Dosage Calculations  page 8
I am in a desperate situation. I thought I was getting my calculations correctly and today I got back my math results and i got a 70% :crying2: :crying2: :crying2: I am so disappointed I dont know... Read More

1Dec 16, '07 by Daytoniteorder is to give amoxicillin 125mg suspension p.o. every 6 hours. you have available 250mg/5ml of amoxicillin. how many ___ml will you give each dose? how many ___mg/24 hours will this patient receive?
if a dose is being given every 6 hours and there are 24 hours in a day then there are 24/6 = 4 doses being given in a 24 hour period. if each dose is 125 mg, then 125 mg x 4 doses = 500 mg being given/24 hours.
the physician orders 500ml of 5%dw to run 150ml per hours. how many drops per minute should the iv drip (15 gtt/ml set)?
order 500ml 20% dw iv are to be infused in 4 hours. the drop factor is 15 gtt = 1ml. how many milliliters per hour will the patient receive?
500 ml/4 hours = 125 ml/1 hour
the physician orders 1000 ml of lr to run over a 24 hour period. how many microdrops per minute should the iv drip (60 gtt/ml set)
order: 500 ml 5% d/w, with 4 g of mgs04 20% solution. patient to receive 1 g per hour. calculate the infusion rate if the drop factor is 15 gtt = 1 ml. how many ml/hr?
order: 50 cc 5% d/w with 1 g ampicillin (omnipen) iv in 20 minutes. calculate the rate of flow in ml/per hour and gtts/min using 15 gtt/ml?
150 ml/1 hour (dose to give) x 15 gtts/1 ml (drop factor) x 1 hour/60 minutes (conversion factor) = 37.5 gtts/minute, rounded off to 38 gtts/minute
the patient must receive 500 u of heparin iv every hour. if the order is "add 10,000 u of heparin to 1000 ml of 5% d/w." how many drops per minute will the patient receive? drop factor 15 gtt = 1 ml. hint: the patient would be on an iv pump so you would basically solve for the ml/hr.
the iv in progress is 1000 ml of normal saline with 10 meq of kci, and 800 ml remain to be infused. the order is to increase the kci to 40 meq per liter. how many meq of kci will you add to the 800 ml remaining? this might occur in a critical care unit, but unlikely out on a medsurg floor.
40 meq/1000 ml = x meq/800 ml, solve for x = 32 meq of kci
you need 32 meq of kci in the current iv to bring the concentration to 40 meq of kci/1000 ml, so 32 meq (dose desired)  8 meq (dose on hand) = 24 meq (amount of kci to add to the infusion)
doctor has ordered heparin infusion of 25,000 units in 500 ml of 5% dw to run at 75 u/min. how many ____units will you be administering per hour? how many ___ ml will you be infusing per hour?
4500 units/1 hour (amount being given) x 500 ml/25,000 units (dose on hand) = 90 ml/hour (infusion rate)
physician's order: 500cc 5% d/w with 2 gm of lidocaine iv. how many drops per minute would you administer if the patient must receive 2mg/min? the drop factor is 15 gtt = 1 ml.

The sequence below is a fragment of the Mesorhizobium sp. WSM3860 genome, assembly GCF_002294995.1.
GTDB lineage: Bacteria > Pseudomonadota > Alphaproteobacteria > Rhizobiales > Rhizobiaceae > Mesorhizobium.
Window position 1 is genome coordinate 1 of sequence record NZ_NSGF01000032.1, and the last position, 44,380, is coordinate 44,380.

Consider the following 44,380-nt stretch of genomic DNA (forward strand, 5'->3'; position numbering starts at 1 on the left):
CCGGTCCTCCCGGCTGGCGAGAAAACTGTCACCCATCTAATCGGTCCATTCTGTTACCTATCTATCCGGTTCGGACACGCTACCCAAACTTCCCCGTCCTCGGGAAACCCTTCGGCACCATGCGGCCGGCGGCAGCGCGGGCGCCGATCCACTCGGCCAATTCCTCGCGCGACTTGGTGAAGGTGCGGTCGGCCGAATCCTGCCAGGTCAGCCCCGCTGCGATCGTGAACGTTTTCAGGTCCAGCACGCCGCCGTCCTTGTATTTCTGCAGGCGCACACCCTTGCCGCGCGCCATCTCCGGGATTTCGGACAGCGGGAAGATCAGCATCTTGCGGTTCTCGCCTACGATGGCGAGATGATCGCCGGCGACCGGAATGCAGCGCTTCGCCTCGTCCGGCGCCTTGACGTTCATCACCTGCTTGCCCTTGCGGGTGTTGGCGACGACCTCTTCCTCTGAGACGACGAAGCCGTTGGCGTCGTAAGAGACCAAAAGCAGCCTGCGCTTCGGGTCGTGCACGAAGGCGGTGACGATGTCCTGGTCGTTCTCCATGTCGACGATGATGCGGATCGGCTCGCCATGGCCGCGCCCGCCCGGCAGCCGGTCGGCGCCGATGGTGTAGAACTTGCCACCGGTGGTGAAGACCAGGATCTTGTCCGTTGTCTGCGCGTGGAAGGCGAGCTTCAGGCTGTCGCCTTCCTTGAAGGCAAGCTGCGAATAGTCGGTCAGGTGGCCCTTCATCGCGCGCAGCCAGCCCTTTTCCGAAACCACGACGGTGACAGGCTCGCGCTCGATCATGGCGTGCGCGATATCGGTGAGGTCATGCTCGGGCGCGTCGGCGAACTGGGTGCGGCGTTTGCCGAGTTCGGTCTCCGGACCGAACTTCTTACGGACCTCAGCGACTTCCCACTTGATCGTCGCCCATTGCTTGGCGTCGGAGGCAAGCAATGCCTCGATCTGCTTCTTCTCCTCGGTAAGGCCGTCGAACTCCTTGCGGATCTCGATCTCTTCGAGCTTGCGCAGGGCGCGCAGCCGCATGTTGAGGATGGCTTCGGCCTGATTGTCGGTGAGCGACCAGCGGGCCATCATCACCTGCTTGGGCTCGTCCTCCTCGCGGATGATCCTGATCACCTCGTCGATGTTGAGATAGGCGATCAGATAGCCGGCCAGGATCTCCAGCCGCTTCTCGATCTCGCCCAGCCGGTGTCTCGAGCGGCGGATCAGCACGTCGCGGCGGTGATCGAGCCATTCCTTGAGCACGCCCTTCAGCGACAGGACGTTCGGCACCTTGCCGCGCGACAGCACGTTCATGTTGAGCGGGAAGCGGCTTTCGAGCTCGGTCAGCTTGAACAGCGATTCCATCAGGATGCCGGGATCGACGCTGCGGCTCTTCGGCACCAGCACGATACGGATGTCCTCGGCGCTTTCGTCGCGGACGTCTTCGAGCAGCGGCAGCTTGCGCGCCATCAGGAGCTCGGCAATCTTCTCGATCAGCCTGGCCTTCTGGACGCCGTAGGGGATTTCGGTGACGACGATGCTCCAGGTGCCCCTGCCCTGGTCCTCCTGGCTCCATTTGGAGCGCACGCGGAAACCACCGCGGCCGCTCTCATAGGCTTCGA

order 1000cc 5% d/w are to be infused with 10,000 u heparin iv. if the rate of flow 30 gtt/min and the drop factor is 10 gtt = 1 ml, how many milliliters per hour will the patient receive?
order 500 ml 5%d/w with 4 g of mgso4 20% solution. patient to receive 1 g per hour. calculate the infusion rate if the drop factor is 15 gtt = 1 ml/hr?
the patient must receive 500 u of heparin iv every hour. if the order is "add 10,000 u of heparin to 1000 ml of 5% d/w, how many drops per minute will the patient receive? drop factor 15 gtt = 1 ml.Last edit by Daytonite on Dec 16, '07Angie O'Plasty, RN likes this. 
0Jan 12, '08 by Optimistic :>)I understand exactly how you feel I'm currently in my third nursing semester; last semester I did not pass my first dosage calc test, however I ended up Aceing the second one. I know that right now it feels like you just can't do it! But YOU CAN DO IT!!! As you may already be familiar w/the process of nursing school of having to pull it together and continue on. As a matter of fact I was just surfing the web for dosage calc problem to practice (I have an exam in a couple of weeks) all you need to do is type in nursing dosage calculations and a lot of sites will come up, I've found some really helpful sites.
Hang in there, I know you can do this!!! 
0Jan 13, '08 by shauntaebritI hope you guy dont mind but I am practicing for my first exam and I get lost on problems just like these. I like to gather this information and use it to help me to understand how to do IV drips.

0Jan 13, '08 by DaytoniteQuote from shauntaebrityou will find information and links to websites that have practice problems on how to do iv drip problems on post #6 of this thread in the student forums: http://allnurses.com/forums/f205/any...es127657.html  any good iv therapy or nursing procedure web sitesi hope you guy dont mind but i am practicing for my first exam and i get lost on problems just like these. i like to gather this information and use it to help me to understand how to do iv drips.